In a recent case from the Alberta Court of Queen’s Bench, the Court considered an application for advance payments under section 5.6(3) of the Fair Practices Regulation and established important principles regarding the test for receiving such payments. In order to be successful in an application for advance payments under section 5.6(3) of the Fair Practices Regulation, a plaintiff must show that as a result of his or her injuries, they are unable to meet the necessities of life or that the payment is otherwise appropriate.
In Patel v Certas Direct Insurance Company, 2020 ABQB 426, the plaintiff was involved in a car accident on August 10, 2017. The defendant insurer, Certas Direct Insurance Company, admitted liability for the accident but disputed the scale of the plaintiff’s alleged damages and that there was insufficient evidence to establish financial need.
At the time of the accident, the plaintiff was living part-time with his partner at her house. At some point thereafter, he began living with her full-time. In the early stages of their relationship, the plaintiff was paying the majority of the household expenses, including the mortgage and utilities. After the accident he was unable to work for approximately ten months and his partner began paying for the household expenses. In January 2020, the plaintiff and his partner agreed to split the household expenses equally.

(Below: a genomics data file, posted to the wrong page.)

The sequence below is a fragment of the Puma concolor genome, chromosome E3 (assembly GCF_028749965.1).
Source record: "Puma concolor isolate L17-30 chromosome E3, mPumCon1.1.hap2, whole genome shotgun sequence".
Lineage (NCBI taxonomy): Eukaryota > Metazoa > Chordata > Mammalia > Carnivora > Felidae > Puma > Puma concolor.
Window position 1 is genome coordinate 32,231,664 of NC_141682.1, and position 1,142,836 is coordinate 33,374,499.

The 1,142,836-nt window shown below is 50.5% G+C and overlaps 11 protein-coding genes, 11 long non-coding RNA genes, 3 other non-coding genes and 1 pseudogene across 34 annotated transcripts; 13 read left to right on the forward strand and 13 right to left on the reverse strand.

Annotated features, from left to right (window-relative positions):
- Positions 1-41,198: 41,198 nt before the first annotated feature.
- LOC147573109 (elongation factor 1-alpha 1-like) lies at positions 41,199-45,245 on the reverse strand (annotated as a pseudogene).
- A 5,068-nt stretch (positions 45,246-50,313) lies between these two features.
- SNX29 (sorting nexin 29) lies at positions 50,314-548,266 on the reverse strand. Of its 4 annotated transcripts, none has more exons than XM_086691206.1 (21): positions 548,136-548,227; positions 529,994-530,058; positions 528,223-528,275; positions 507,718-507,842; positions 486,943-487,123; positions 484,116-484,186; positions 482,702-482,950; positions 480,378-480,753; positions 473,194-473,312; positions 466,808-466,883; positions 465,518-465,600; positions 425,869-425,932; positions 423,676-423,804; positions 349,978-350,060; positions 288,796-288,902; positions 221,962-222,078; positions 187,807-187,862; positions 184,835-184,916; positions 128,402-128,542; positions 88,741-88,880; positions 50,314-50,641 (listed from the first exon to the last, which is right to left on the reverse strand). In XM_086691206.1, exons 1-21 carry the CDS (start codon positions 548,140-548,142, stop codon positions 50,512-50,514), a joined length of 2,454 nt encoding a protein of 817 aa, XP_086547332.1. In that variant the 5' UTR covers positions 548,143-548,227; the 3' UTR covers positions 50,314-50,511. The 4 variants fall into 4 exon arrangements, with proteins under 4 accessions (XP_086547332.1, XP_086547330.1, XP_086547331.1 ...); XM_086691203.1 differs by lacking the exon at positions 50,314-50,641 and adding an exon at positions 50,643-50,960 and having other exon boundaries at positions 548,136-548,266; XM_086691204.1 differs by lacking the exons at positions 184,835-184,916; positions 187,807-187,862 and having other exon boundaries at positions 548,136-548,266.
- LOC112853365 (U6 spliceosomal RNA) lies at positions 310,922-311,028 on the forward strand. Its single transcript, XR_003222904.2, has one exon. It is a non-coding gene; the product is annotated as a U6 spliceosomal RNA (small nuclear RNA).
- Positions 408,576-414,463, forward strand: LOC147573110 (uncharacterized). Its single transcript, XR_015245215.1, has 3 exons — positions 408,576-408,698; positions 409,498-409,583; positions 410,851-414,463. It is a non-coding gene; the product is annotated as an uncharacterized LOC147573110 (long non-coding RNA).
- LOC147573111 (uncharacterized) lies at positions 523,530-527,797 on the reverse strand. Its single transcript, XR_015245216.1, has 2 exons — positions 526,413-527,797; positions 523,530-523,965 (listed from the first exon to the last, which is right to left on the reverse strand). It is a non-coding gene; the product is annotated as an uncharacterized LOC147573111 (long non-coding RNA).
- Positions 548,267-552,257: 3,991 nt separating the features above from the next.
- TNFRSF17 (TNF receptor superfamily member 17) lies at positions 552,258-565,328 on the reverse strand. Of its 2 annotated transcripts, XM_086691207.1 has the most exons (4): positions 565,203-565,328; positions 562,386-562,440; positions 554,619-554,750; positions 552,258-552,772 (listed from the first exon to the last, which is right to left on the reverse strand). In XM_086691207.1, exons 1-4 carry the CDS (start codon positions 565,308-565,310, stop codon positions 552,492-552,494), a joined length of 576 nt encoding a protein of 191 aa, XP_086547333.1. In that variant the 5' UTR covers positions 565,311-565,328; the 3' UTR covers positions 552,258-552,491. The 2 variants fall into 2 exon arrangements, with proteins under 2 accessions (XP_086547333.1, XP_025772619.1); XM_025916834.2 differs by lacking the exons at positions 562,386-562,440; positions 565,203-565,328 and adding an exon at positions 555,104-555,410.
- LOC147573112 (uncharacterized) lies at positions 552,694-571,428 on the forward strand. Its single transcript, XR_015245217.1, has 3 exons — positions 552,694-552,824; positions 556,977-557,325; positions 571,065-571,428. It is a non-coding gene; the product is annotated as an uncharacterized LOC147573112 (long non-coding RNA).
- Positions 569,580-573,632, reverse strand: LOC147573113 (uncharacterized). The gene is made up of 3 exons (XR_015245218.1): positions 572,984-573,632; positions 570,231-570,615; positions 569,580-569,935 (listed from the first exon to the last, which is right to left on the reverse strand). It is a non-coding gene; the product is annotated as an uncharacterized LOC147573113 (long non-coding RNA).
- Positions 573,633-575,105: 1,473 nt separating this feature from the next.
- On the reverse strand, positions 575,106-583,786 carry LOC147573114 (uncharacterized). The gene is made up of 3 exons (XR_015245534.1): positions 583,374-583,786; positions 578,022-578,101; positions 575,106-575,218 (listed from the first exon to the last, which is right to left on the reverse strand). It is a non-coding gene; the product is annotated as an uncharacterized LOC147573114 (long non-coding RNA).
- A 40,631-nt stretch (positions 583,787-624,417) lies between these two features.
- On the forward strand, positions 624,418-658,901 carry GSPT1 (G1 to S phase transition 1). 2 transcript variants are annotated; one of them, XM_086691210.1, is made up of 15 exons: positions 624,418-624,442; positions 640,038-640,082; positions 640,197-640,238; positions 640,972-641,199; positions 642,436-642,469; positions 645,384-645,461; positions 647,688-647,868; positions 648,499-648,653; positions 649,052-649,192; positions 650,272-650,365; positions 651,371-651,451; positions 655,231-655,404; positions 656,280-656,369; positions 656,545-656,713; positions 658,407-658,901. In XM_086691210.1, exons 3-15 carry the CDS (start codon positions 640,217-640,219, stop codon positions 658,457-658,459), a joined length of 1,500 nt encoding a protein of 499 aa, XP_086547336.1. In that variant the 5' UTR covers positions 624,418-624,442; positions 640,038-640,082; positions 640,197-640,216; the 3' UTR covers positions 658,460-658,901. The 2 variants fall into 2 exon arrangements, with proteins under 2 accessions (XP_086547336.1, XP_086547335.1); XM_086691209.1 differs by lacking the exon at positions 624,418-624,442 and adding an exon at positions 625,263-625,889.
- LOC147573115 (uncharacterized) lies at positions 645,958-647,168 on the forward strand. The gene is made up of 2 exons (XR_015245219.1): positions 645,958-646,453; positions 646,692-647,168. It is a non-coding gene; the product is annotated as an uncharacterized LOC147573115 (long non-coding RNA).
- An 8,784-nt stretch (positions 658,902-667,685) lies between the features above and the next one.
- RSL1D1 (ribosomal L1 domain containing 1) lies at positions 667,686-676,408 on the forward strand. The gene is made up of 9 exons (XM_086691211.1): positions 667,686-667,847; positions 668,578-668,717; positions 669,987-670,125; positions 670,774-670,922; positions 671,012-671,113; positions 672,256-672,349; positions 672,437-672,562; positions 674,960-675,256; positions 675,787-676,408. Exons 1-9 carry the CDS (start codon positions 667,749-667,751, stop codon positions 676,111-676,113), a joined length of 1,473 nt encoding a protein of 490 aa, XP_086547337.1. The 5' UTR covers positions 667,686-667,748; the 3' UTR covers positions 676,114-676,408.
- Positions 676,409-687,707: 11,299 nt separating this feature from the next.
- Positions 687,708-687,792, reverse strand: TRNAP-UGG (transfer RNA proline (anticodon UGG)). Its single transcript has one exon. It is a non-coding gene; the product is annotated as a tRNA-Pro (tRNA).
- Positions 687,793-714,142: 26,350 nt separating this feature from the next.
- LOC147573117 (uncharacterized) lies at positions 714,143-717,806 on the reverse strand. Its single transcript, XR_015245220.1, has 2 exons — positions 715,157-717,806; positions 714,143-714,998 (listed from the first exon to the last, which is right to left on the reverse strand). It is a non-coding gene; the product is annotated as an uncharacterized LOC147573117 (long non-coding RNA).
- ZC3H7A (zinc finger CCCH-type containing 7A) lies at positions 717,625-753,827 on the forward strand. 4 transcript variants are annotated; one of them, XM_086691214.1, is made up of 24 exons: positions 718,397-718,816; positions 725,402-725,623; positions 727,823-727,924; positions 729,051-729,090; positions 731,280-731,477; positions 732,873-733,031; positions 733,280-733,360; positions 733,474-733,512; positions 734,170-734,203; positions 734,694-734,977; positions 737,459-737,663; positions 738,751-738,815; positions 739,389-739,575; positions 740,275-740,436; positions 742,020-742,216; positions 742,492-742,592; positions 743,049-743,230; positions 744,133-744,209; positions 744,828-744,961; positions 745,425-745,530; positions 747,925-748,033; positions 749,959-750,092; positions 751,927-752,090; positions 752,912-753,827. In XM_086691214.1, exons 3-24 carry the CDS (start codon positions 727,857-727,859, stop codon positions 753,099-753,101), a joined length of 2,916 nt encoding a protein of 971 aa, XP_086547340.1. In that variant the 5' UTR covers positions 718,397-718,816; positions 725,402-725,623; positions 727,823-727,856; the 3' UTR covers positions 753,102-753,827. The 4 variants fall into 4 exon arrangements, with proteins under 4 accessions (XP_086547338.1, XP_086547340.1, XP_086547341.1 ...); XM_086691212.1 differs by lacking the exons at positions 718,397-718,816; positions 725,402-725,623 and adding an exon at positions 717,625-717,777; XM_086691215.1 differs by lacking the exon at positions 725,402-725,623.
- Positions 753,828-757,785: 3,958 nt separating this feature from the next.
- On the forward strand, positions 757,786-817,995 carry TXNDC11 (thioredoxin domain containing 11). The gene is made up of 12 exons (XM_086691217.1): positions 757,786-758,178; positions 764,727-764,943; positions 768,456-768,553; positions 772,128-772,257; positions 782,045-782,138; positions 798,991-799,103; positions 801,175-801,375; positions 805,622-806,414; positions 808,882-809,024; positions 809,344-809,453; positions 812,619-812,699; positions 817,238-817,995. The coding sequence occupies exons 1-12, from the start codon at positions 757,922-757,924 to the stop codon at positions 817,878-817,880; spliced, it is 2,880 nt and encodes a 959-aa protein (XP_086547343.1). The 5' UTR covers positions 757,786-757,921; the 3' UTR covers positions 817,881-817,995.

The Court held that where a plaintiff is in a spousal or common-law relationship, the necessities of life equation requires an X-ray of household income and assets. This means that in order for the Court to fairly gauge whether the plaintiff’s basic needs are at a real risk of going unmet, the Court needs disclosure of the partner’s financial picture. In this case, the plaintiff provided no evidence as to what his partner’s income or resources generally were or any evidence to predict his partner’s likely response to the plaintiff reaching the end of his EI benefits. Therefore, the Court was unable to infer from the evidence that the plaintiff’s basic needs would go unmet or that he would be unable to meet the necessities of life.
The Court also considered the impact of the plaintiff choosing to leave a settlement amount he received as a result of a subsequent car accident a mystery. The Court stated that although the settlement amount remained privileged for the purpose of the application, the plaintiff could have asked the other insurer for permission to disclose the settlement amount which presumably would have been granted given that the other insurer unilaterally disclosed the amount to the defendant insurer. The Court held that given that it was the plaintiff’s onus in proving an inability to meet basic needs, by choosing to leave the settlement amount out of the financial means equation stymied the necessary X-ray of those means.
In Alberta, we can expect reliance on Patel to find that where a plaintiff has made an application for an advance payment under section 5.6(3) of the Fair Practices Regulation, the plaintiff has the onus of proving an inability to meet basic needs. This means X-ray disclosure of a plaintiff’s household income and asset including a spouse or common-law partner as well as any settlement amounts which are potentially relevant to determining a plaintiff’s financial picture.